Degloving Injury

Degloving Injury

A degloving injury is exactly what it sounds like. The flesh gets peeled from your body like removing a glove. These injuries can leave the accident victim with permanent disability and disfigurement from the damage to the soft tissue.

As a result, people who suffer degloving injuries often have substantial medical bills for reconstructive surgery or even amputation. They also suffer immeasurable pain and mental anguish as a result of their injuries.

Read on to learn about how a degloving injury happens and how you can get compensation for its effects.

What is the Structure and Function of Your Skin?

What is the Structure and Function of Your Skin?

The soft tissue that covers your skeleton includes structures from your immune, musculoskeletal, circulatory, and nervous systems. These systems work together to provide movement, feed your cells, and protect your body from injuries and diseases.

The outermost layers of flesh form your skin. Your skin is your body’s largest organ.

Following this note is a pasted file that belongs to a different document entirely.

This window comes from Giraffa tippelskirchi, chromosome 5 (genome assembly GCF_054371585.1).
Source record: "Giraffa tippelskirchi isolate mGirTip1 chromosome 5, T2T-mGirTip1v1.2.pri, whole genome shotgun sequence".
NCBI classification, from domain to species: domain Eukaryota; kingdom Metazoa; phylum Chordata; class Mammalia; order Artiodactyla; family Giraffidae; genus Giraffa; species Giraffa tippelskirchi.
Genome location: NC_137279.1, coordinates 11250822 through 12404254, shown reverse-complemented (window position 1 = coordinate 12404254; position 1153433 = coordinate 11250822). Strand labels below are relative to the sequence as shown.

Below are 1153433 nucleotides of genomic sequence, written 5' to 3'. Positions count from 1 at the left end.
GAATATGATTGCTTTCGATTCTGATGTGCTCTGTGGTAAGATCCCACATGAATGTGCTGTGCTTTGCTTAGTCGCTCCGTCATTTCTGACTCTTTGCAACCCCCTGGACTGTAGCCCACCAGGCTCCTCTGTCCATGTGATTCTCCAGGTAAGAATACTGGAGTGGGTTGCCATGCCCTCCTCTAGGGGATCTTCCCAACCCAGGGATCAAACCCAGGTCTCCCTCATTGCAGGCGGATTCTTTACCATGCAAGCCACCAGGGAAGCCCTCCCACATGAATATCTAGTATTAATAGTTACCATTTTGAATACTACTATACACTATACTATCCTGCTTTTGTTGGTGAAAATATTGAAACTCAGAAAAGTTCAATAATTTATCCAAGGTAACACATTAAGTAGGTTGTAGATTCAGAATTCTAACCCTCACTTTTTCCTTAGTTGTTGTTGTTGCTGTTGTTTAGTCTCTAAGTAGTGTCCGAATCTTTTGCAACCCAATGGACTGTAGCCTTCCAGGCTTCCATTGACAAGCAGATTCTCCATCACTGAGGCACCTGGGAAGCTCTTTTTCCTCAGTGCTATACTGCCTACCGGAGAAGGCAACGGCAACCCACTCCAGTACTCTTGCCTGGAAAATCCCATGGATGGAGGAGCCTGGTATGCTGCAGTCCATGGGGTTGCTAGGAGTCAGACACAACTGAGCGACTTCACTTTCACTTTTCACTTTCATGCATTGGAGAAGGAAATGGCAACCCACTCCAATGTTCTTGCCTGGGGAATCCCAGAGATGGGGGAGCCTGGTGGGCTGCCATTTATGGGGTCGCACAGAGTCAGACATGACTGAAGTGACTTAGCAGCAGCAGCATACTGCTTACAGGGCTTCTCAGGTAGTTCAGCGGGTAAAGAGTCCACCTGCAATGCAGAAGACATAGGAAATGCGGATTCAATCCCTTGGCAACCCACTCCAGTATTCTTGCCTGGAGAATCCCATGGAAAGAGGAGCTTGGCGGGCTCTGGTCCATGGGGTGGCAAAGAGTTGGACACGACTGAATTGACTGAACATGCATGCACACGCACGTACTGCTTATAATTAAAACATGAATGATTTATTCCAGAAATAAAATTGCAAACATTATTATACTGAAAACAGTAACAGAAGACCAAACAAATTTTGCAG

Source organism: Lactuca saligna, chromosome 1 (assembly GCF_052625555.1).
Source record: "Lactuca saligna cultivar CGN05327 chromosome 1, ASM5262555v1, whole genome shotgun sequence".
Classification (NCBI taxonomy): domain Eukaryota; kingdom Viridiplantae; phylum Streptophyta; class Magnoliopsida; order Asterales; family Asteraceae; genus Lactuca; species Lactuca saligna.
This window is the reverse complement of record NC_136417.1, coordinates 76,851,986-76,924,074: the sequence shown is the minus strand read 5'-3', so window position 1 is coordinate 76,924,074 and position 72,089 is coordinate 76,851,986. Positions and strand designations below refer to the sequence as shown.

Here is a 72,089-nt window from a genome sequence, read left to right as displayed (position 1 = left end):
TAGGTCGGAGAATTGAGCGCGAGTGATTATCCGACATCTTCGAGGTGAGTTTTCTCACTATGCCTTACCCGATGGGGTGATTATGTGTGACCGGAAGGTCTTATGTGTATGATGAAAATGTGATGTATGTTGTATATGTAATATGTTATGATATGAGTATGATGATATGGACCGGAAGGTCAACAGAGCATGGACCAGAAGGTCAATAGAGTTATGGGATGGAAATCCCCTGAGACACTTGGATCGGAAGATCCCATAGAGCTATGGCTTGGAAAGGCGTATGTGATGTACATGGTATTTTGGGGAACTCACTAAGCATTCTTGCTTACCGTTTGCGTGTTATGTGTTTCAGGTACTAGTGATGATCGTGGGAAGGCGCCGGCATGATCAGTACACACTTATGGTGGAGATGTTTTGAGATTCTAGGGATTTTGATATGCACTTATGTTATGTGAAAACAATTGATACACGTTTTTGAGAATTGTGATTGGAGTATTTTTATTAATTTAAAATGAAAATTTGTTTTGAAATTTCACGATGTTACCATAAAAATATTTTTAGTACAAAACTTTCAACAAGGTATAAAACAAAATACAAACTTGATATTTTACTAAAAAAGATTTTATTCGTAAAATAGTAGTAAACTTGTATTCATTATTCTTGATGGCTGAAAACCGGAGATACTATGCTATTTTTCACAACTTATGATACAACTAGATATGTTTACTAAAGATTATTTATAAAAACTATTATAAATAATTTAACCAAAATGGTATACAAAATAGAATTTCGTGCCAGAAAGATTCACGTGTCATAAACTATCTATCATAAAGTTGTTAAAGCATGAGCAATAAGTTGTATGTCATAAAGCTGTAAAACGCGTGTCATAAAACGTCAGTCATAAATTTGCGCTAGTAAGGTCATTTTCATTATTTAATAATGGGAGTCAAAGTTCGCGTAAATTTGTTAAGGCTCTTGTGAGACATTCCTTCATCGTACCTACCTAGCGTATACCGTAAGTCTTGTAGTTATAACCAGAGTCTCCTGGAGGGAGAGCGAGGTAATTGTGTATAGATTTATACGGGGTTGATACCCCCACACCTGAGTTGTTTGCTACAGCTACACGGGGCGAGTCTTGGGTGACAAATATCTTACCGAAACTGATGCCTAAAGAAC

The skin serves several purposes, including:

  • Protecting your body from microorganisms
  • Forming a water-tight barrier to prevent fluid loss
  • Producing vitamin D from sunlight
  • Collecting touch sensations, including pressure, temperature, and texture
  • Regulating body temperature by producing sweat

Below the skin is a layer of fat that stores energy and insulates your body.

Muscles and connective tissue sit below the fat layer. The connective tissue holds the skin and fat to the muscle. The muscles provide strength and movement and connect to bones through tendons.

Your brain controls your muscles with nerve signals. Nerves run throughout your muscles and terminate in nerve endings in your skin. Motor signals travel from your brain to your muscles to cause them to contract and relax.

The nerve endings in your skin translate touch sensations into nerve signals. Sensory signals travel from your skin and muscles to your brain to provide information about the state of your body and your environment.